Cervical cancer screening

Adjunctive technologies[edit source]

A number of modern technologies based on spectroscopy and electrical impedance can be used in practice to increase the sensitivity, positive predictive value and specificity of colposcopy, including LuViva, DySIS and ZedScan.[1] Of these, only ZedScan is registered with the Therapeutic Goods Administration and is undergoing evaluation in Australia. These are not commonly used in Australia.

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Modalities of treatment not commonly used in Australia[edit source]

Cryotherapy[edit source]

This is not recommended in resource-rich countries, where alternative treatment modalities exist, as the rate of clearance of HSIL (CIN3) is poor and the persistence or recurrence of HSIL (CIN2/3) is higher than with other techniques. When used for the treatment of a symptomatic inflamed ectropion or persistent low-grade disease, a double-freeze technique is preferred, and has lower rates of residual disease compared with a single-freeze technique.[2][3] It is rarely, if ever, used in Australia.

Thermal Coagulation (Semm or ‘Cold’ coagulation)[edit source]

The thermal coagulator is a self-contained electrically powered device which works with a probe at 60–130 degrees Centigrade (it was known as ‘cold’ because it works at lower temperature than diathermy). The probe, which comes with half a dozen different profiles, goes through a self-sterilising cycle before being applied directly to cervix in 20-second applications that can be multiply repeated to cover the whole TZ. Studies have confirmed its efficacy in benign, low and high-grade abnormalities.[4][5] There is currently a resurgence of interest in using this modality in Europe, and in future it may be promoted in Australia.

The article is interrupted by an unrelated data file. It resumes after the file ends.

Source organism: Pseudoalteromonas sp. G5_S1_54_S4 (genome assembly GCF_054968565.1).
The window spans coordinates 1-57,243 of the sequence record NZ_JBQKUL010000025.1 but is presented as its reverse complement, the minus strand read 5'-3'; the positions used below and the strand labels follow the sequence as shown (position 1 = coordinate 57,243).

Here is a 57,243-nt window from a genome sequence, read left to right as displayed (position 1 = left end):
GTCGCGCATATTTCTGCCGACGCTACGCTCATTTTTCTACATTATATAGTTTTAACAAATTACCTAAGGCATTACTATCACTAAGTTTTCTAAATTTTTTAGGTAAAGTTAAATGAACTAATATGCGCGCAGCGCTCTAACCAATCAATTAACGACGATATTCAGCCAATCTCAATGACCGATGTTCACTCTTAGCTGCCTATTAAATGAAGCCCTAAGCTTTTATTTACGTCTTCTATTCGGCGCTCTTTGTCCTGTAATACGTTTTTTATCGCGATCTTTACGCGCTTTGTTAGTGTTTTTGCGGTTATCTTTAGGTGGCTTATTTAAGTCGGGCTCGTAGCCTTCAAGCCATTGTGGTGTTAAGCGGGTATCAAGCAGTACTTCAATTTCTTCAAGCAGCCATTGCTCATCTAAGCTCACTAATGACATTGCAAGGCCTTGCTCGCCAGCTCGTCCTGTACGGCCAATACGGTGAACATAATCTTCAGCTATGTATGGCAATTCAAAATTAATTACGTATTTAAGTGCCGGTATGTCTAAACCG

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Documentation[edit source]

High-quality patient management requires meticulous documentation of the woman’s medical record. The results of consultations, examinations and treatments must be recorded, preferably electronically to facilitate submission of colposcopy data to the NCSR. It is useful to keep an annotated diagram of the cervix and vagina or take a digitally captured image. The minimum colposcopy data set should always be recorded.

Description of abnormalities should be in line with the 2011 IFCPC terminology (see 2011 International Federation for Cervical Pathology and Colposcopy (IFCPC) nomenclature). The following information should be included:

  • the adequacy of the examination
  • the absence (or presence) of evidence of invasive disease
  • the presence of a squamous and/or glandular pre-cancerous abnormality
  • the extent of the TZ, ectocervically and endocervically and hence the TZ Type; 1, 2, or 3. This should also clearly mention extension of abnormalities onto the vaginal fornices, if present.
  • the number of cervical quadrants involved in any abnormality
  • the overall colposcopic impression.

Colposcopic findings at the time of treatment should be recorded especially if there has been a change in appearance of the cervix.

In addition the following should be included:

  • the mode and technique of treatment
  • the depth of tissue destruction achieved in all ablative treatments
  • the type of excision: Types 1, 2 or 3
  • the size of loop/fixed profile wire used in all LEEP/LLETZ and Fisher/Utah conisation procedures and the diathermy settings
  • the laser setting and length of time of application
  • any complication occurring during or immediately following the treatment.

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References[edit source]

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